|Location:||Tapolca. Transdanubian Hills, 10km north of Lake Balaton.|
15-MAR to JUN daily 10-17.
JUL to AUG daily 10-18.
SEP to OCT daily 10-17.
NOV to MAR Sat, Sun 10-16.
Adults HUF 1,000, Children (6-14) HUF 700, Students HUF 850, Soldiers HUF 850, Seniors HUF 850.
|Classification:||Karst cave. Sarmatian limestone (late Tertiary), cerithium-limestone.|
|Guided tours:||V=100,000/a |
Dr. Hubert Kessler:
Description of Pond Cave,
Publisher: Dr. János Fazekas, General Manager
|Address:||Tapolcai Tavasbarlang, H-8300 Tapolca, Kisfaludy Sándor u. 3, Tel. +36-87-412-579 és 87/ 514-100, Fax: +36-87-412-813. E-mail:|
|As far as we know this information was accurate when it was published (see years in brackets), but may have changed since then.
Please check rates and details directly with the companies in question if you need more recent info.
|1913||artificial entrance built and cave developed. First Hungarian Cave with electric light.|
|1914||development ended due to World War I.|
|1924||development of the cave resumed.|
|1925||the healing cave, a certain part of the cave system was discovered.|
|1928||development completed, electric light installed, opened to the public.|
|1938||development of the boat tour as it is today.|
|1942||cave declared a natural monument by the National Council of Natural Protection.|
|1959||made suitable for bathing.|
|1981||the Ministry of Health gave thermal status to the cave.|
|1987||cave was closed due to unsave technical conditions.|
|1989||the Veszprém County Tourist Office leased the cave to Bakony Bauxite Mining who renovated the installations.|
|1990||cave reopened to the public.|
Tapolcai Tavasbarlang was discovered by the baker Pál Tóth and the bricklayer Ferenc Németh, who helped him build a new house. They were digging the well, and the hard rock made it necessary to blast. After some time they found a small hole, which caved in and opened the cavern. They organized lamps, and some men went into the cave and discovered a passage with a series of ponds, separated by rimstones. When the men came back and told the story of their discovery, a second, more scientific exploration started, lead by the principal Gusztáv Rédli. He reported to Lajos Lóczy, a local scientist.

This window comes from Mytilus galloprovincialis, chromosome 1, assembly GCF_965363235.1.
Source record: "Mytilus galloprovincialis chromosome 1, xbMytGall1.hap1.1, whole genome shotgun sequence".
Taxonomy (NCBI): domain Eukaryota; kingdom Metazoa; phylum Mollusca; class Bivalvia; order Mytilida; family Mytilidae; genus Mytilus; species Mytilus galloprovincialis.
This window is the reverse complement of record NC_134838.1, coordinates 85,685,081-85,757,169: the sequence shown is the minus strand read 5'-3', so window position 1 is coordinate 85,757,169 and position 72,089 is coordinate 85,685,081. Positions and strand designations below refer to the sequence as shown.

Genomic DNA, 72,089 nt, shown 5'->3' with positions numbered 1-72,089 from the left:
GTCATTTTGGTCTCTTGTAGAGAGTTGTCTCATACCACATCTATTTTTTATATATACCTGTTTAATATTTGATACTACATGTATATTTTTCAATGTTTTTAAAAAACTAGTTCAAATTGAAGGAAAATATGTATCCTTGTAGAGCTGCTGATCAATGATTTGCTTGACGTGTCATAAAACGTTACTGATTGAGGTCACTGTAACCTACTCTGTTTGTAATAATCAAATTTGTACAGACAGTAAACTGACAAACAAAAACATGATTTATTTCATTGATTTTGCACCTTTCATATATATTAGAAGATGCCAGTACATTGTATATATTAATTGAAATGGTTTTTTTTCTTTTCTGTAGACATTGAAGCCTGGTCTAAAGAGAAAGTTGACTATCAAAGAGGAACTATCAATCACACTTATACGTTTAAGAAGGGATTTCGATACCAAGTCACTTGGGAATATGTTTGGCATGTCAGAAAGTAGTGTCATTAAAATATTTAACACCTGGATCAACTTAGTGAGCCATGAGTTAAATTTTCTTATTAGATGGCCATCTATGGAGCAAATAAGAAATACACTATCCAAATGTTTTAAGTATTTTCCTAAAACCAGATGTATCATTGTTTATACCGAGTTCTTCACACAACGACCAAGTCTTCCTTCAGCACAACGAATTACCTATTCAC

The most obvious, and also absolutely unique thing about this cave is the temperature. Air and water in the cave are much warmer than in other caves of the area. The reason for this high temperature is of course volcanic action. At the end of the Tertiary period, tectonic movment created clefts which were used by ascending lava. The lava flows formed flat streams, basaltic plains which were weathered since then and only small remains of them are left today: the typical basaltic hills of this area. They are called witness hills as they witness the time of the lava flows. The name of the town Tapolca is derived from the word toplica which means hot water.
The Sarmatian limestone in which the cave formed is very young. It was deposited during the mid-Miocene in the late Tertiary, about 13.7 million years ago. At this time, before the Alps were formed, this area was covered by the shallow Sarmatian Sea. The depostits are thin limestone layers changing with marl layers. Below are huge layers of 210-130 million year-old Upper-Triassic dolomite, which is also karstified. This rock goes down several hundred meters and gives way to the groundwater which is heated by post-volcanic activity to approximately 40°C. It mixes with cold surface water which results is a water temperature of about 18 to 20°C.
As the descent through the unfinished well was rather difficult, a so called Cave Company was founded to develop the cave. Under the supervision of Aladár Keszler an entrance staircaise with 74 steps from the surface into the cave was built. This entrance is still in use today.
The main modification of the cave was undertaken in 1938, when the rimstones of the cave pools were destroyed to allow a boat trip through the cave. A 25m long artificial tunnel was also built, to allow a round trip. The water of the Tapolca creek was dammed outside the cave to raise the water level inside the cave.
The special warm and humid conditions in the cave, and the typical factors of speleotherapy (clean air and high carbon dioxide content) make this cave very beneficial for people with asthmatic and respiratory diseases. It is used for speleotherapy by various nearby baths. Inside the cave it is possible to swimm through several passages, which are partly natural, bpartly artificial tunnels. There are small pools and jakuzzis, and a large outdoor pool.